"Manehattan Mysteries" finds Applejack, Apple Bloom, Rarity, and Fluttershy visiting the great Equestrian "mare-tropolis," where they encounter "The No Longer So Great but Still Relatively Powerful" Trixie attempting to make a living as a stage performer... and, as we quickly learn, an ally of the local police in their attempts to catch a jewel thief. Trixie's somewhat soiled reputation comes back to bite her in the plot when a valuable jewel is found in her possession. Can our friends -- aided by Apple Bloom's cousin, Babs Seed -- clear Trixie's mane, er, name and solve the mystery?
I really liked the way in which writer Ted Anderson worked Babs, making her first appearance in comics here, into the story. A reformed bully thanks to the events of the TV episode "One Bad Apple," Babs has received surprisingly little attention since then in any medium, a rather peculiar thing, given that (1) Babs would seem to be an ideal appendage to the Cutie Mark Crusaders, and (2) her residence in Manehattan provides a good jumping-off point for any number of future stories set in the big city. Anderson almost overcompensates for this lack of love by using Babs as the catalyst who turns "similarly reformed villain" Trixie to the side of good AND the smartyhooves who solves the mystery. I suppose that Babs could be considered hard-boiled enough by nature to qualify as a gimlet-eyed junior detective, but her sudden emergence as a comprehensive problem-solver here still strikes me as a bit overly convenient, though nowhere near as "WTF??"-worthy as Webby's mutation into a self-righteous scold in "Rightful Owners." It's also hard to say how any future appearances of Trixie on the TV show are going to be made to square with the sorceress' apparently complete turn to the side of good here. (And, yes, I do take consistency of continuity between the TV series and the official comics line seriously... the more so after seeing such continuity treated far more roughly by various iterations of Disney Afternoon-based comics.) Even so, this is a well-constructed story and a generally fun read.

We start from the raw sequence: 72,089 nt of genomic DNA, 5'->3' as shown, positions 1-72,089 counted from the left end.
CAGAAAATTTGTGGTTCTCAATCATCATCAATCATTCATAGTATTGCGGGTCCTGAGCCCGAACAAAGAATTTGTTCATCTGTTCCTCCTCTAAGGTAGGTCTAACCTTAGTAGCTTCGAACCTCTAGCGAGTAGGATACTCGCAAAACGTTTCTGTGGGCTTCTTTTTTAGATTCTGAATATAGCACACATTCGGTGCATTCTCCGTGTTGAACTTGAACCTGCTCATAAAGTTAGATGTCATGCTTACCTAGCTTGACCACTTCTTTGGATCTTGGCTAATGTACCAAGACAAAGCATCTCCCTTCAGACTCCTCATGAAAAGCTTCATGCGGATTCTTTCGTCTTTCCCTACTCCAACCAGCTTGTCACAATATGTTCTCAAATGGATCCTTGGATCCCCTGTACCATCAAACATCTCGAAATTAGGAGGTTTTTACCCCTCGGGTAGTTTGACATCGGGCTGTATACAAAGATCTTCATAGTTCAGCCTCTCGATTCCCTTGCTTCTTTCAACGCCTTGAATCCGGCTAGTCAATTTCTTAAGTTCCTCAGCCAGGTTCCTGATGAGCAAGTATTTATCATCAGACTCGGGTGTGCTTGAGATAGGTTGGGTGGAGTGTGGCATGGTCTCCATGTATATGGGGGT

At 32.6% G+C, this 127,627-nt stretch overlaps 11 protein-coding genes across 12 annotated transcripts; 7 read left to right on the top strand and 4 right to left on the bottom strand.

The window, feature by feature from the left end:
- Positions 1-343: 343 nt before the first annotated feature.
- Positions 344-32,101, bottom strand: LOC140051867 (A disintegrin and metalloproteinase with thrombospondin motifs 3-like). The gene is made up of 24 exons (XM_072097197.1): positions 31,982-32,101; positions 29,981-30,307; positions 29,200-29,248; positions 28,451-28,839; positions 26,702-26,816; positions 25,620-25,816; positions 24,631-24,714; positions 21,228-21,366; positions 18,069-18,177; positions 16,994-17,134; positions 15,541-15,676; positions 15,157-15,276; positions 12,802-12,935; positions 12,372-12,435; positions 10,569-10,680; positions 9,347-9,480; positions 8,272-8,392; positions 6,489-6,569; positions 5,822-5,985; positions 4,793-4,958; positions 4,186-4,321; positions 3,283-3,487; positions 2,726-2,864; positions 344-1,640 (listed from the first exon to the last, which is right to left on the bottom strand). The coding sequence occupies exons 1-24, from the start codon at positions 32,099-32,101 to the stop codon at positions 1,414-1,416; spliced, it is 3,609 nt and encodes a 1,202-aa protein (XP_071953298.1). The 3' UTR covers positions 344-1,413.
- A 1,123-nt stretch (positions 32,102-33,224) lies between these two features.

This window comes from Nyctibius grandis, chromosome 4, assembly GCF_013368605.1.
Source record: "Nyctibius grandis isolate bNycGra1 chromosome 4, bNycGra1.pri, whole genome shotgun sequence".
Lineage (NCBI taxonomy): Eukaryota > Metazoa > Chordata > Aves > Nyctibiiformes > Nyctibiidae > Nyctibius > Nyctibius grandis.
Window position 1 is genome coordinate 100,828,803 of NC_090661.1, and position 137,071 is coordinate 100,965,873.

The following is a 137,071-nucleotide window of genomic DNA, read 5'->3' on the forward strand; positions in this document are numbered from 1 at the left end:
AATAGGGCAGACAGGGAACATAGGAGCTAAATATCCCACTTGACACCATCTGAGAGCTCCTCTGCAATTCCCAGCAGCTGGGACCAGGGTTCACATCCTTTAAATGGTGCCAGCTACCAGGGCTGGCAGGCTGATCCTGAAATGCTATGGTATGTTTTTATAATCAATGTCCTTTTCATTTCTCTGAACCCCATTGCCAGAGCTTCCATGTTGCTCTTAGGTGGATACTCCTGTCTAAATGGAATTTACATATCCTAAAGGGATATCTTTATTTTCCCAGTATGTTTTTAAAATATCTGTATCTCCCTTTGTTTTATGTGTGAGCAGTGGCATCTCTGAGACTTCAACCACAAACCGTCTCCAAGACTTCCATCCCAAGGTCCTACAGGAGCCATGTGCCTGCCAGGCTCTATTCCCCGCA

I've had something of an issue with Agnes Garbowska's artwork ever since she appeared on the MLP comics scene. Her latest effort here can fairly be said to have tested my patience. The chunky, storybook-style artwork has not changed much. What bothered me about this particular production was the huge, even excessive, number of panels in which characters directly face the (supposed) audience. I've been in Greek Orthodox cathedrals that had far fewer icons. Admittedly, the face-on frenzy is consistent with Garbowska's book-illo-flavored overall approach. The problem is that getting the same point of view, over and over again, in a two-part story hammers home the theme of LAZINESS far more than it does artistic integrity. I'll give Agnes the benefit of the doubt on this latter contention, but here's some friendly advice: Evidence of a bit more ambition in your next story would be welcome.